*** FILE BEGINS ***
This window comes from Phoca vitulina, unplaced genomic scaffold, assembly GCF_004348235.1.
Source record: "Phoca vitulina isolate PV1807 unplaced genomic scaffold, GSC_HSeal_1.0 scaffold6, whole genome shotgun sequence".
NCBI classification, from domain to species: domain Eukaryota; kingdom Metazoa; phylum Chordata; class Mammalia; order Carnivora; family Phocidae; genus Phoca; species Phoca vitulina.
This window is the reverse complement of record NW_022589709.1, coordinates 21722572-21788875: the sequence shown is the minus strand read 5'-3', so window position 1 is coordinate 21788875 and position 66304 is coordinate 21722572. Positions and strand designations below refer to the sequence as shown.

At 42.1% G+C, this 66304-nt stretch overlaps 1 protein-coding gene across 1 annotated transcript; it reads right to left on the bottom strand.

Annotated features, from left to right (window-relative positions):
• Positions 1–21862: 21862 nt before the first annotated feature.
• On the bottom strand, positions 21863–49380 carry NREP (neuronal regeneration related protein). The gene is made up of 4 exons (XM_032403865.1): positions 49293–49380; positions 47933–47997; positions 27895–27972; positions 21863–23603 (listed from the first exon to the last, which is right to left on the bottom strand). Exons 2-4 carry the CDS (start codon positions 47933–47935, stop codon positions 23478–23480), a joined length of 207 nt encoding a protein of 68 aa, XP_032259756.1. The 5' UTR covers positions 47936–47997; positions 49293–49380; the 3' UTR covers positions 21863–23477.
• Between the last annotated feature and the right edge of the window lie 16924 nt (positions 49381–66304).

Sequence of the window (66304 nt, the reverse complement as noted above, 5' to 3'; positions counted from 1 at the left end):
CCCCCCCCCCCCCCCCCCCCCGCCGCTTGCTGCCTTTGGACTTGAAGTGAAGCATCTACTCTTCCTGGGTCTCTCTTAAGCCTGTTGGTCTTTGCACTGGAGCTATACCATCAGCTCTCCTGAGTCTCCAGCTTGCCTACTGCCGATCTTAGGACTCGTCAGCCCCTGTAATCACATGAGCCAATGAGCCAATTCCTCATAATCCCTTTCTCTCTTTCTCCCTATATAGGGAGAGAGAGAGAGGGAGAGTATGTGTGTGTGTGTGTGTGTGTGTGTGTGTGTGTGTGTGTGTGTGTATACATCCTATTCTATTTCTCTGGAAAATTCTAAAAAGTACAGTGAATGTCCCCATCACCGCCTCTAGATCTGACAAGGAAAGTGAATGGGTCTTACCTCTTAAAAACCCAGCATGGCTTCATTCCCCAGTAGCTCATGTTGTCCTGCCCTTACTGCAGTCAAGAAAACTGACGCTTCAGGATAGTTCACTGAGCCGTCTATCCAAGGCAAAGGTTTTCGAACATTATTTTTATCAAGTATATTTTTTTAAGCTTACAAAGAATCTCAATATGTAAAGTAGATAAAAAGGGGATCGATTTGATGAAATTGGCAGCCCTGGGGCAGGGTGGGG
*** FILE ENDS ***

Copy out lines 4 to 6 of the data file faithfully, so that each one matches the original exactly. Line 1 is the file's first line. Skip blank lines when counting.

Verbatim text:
This window is the reverse complement of record NW_022589709.1, coordinates 21722572-21788875: the sequence shown is the minus strand read 5'-3', so window position 1 is coordinate 21788875 and position 66304 is coordinate 21722572. Positions and strand designations below refer to the sequence as shown.

At 42.1% G+C, this 66304-nt stretch overlaps 1 protein-coding gene across 1 annotated transcript; it reads right to left on the bottom strand.

Annotated features, from left to right (window-relative positions):